gr1

Nearly two months ago I wrote a review for the instant horror classic, THE WITCH. It was an amazing masterclass of dread and horror by an up-and-coming director. It came out of nowhere and it completely kicked my ass. I didn’t think I would have a cinematic experience in 2016 that could possibly rival what I felt in the theater that day. Then I saw GREEN ROOM.

GREEN ROOM is Jeremy Saulnier’s follow-up to his surprise indie tension piece, BLUE RUIN. That movie showed what it would take for an every-man with a vendetta to actually pull off an assassination. It was wonderful and really announced Saulnier as a talent to watch. GREEN ROOM, however, announces him as a filmmaker to fear. His command of tension and tone is absolutely on par with the work that Robert Eggers displayed with THE WITCH. They are both modern masterpieces that have a 100% success rate with what they set out to do. What they set out to do is mess their audience up something proper and give them a cinematic thrill ride that they will not possibly soon forget.

The movie begins with a punk band on tour in the Northwest corner of the country. They are barely making ends meet and are about to pull the plug on the whole endeavor. Before they pack up, however, a fan/journalist hooks them up with a gig at a backwoods metal venue owned and operated by white supremacists. After they play their set, one of the band members forgets their phone in the green room. Anton Yelchin’s Pat goes to retrieve it and walks in on a murder that they were not meant to see. From there the movie becomes a siege film with the band holed up in the locked green room and a horde of Nazi skinheads trying to break in to wipe them all out.

That is all I am willing to get into about the plot of the movie and I implore you that this should be all that you read about what happens. The movie is a constantly surprising thing that never gives the audience or the characters within the movie an out. There are no “deus ex machinas” in this movie and there are no easy decisions or actions. The characters are constantly thinking, reacting, and attempting to be proactive to every obstacle that comes between them and getting out of this hell hole. That makes for a brutal experience for the audience that must sit helplessly in the theater watching intense violence inflicted upon these characters you really like.

The meanest thing that Saulnier does is give you a little time at the head of the movie to experience and become fond of these characters before they fall into their waking nightmare. Each character is perfectly etched and cast. I’ve never liked Anton Yelchin as much as I liked him here. He does wonderful, understated, and vulnerable work as Pat, the band’s front man. Alia Shawkat is equally as wonderful as the intensely smart Sam who gets some great fist pumping heroic moments. Callum Turner and Joe Cole round out the remaining members of the band and do a lot of great work. I absolutely bought these characters as friends and band mates. Imogen Poots also has a career best turn as Amber, a white supremacist who gets caught on the wrong side of this battle and becomes a bigger and bigger presence in the film as it unfolds.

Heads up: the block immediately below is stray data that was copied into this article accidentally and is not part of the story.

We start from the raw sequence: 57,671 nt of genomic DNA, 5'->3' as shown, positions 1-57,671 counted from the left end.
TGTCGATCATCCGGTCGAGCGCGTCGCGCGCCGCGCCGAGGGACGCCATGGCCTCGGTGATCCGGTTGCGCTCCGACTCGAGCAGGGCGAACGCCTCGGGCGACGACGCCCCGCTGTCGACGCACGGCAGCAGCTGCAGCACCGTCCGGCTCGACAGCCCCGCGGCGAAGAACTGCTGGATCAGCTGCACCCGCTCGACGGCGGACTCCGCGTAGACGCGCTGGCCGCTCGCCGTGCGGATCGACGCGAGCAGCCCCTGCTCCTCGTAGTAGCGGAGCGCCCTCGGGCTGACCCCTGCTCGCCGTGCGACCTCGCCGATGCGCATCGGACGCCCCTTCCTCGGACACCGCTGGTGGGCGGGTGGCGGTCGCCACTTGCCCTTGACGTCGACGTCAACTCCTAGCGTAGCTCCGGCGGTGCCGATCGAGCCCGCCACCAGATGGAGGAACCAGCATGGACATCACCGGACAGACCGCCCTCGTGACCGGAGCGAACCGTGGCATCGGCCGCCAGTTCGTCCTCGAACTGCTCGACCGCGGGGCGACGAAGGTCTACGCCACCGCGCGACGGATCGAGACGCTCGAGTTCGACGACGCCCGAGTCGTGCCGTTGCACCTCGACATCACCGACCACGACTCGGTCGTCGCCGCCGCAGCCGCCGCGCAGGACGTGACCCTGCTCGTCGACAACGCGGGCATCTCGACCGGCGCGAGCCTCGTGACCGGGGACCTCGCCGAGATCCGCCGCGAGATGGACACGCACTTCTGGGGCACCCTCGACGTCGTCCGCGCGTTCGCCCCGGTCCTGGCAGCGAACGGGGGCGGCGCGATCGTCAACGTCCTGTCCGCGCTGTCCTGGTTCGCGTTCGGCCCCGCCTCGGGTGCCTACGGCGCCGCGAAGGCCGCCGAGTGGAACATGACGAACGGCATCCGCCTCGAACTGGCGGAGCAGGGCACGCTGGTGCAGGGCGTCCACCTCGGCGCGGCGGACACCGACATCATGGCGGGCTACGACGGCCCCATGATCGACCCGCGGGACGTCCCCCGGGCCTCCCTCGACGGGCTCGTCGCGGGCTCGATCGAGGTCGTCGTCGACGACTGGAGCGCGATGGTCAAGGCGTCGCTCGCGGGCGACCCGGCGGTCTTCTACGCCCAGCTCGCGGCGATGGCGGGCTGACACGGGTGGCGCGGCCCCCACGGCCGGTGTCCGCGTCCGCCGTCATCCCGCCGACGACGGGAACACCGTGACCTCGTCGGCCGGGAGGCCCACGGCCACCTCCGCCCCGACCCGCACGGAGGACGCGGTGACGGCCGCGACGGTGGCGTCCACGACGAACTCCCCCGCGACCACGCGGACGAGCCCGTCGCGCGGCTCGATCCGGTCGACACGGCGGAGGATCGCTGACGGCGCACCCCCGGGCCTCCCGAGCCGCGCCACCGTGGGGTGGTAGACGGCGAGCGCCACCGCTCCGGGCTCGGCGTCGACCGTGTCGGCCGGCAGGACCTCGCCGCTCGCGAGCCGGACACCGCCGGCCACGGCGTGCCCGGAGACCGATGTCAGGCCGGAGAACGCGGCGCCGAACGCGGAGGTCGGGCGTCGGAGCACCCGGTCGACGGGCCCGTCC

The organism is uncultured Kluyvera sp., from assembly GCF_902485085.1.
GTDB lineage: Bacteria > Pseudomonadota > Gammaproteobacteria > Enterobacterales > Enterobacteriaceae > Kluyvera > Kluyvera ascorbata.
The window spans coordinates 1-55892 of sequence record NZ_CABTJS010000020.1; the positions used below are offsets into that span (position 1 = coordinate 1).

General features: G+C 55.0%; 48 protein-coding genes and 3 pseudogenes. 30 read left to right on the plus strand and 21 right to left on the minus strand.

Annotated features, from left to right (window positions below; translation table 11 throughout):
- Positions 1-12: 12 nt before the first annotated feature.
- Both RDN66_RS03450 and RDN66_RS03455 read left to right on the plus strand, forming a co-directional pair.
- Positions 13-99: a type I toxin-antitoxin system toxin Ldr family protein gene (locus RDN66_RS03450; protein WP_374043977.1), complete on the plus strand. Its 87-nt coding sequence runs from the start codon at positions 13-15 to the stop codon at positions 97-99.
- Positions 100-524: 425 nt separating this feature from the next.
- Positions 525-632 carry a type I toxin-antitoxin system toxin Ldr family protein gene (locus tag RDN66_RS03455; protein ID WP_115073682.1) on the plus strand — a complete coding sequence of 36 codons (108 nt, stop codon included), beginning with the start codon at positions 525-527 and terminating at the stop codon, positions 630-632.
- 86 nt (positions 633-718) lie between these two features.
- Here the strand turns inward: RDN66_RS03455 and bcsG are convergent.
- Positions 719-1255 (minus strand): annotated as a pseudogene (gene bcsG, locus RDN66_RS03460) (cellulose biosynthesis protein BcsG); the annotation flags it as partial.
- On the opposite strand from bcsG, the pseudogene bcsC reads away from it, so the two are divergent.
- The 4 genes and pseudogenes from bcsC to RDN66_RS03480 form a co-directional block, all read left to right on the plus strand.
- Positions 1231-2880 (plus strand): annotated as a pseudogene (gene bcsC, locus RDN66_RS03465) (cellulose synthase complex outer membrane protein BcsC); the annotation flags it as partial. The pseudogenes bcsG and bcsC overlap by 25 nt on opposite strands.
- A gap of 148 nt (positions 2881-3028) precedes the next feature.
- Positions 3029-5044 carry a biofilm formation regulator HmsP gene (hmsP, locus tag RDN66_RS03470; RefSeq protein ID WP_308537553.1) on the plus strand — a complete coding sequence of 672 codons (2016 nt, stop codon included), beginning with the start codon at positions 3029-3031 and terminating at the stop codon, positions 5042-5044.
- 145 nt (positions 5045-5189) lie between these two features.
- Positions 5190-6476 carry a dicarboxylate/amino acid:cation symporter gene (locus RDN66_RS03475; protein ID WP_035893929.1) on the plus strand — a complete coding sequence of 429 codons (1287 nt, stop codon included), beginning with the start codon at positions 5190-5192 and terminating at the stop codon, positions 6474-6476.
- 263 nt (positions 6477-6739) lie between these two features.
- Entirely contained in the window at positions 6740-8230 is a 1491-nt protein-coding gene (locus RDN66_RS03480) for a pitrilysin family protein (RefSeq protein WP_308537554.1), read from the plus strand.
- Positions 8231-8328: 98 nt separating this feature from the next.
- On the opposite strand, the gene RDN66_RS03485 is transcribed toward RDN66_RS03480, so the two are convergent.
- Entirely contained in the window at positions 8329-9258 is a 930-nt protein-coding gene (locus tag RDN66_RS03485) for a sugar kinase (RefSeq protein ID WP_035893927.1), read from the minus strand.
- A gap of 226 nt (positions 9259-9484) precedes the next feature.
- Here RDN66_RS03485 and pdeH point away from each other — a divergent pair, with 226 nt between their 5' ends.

The white supremacists are all extremely well cast. The army of skinheads who are tasked with taking out the band are all terrific and bring a humanity to these characters that allows them to be more than just faceless aggressors or canon fodder. Two of the big standouts are Macon Blair (the lead of BLUE RUIN) and Eric Edelstein. They both bring their A-game and really leave lasting impressions. However, they all pale in comparison to the great Sir Patrick Stewart who provides the film with an enormous amount of quiet gravitas and simmering menace. This is the type of performance I have always wanted from Stewart. His performance is extremely restrained, always causing you to lean forward because you don’t want to miss a syllable that exits his classically trained mouth. In a better world a performance like this would get some awards attention. All I can hope for is that we get to see more of this Sir Patrick in the future.

Saulnier’s greatest strengths in this movie are his usage of set and space. We are continuously seeing the same areas of the music venue and it never once felt stale. The way that he shoots his sequences and the energy that he brings to every shot prohibits the audience from ever getting tired with a moment in the film. That strength is teamed with a gleefully abundant usage of really upsetting gore. I’m not one to shy away from serious violence on film, but there were moments in the movie that actually had me aching to turn away from the screen. An early injury inflicted upon a main character practically turned my stomach and really set the tone for the rest of the movie. These characters are in deep trouble and not a single one of them is safe.

At this point, I’ve said enough about the film. If you have a stomach that can handle intense gore and a taste for cinema that truly wants something exciting and harrowing… You will not be able to do better than GREEN ROOM. I can’t wait to see it again and whatever else the masterful Jeremy Saulnier has to offer in the future.

Advertisements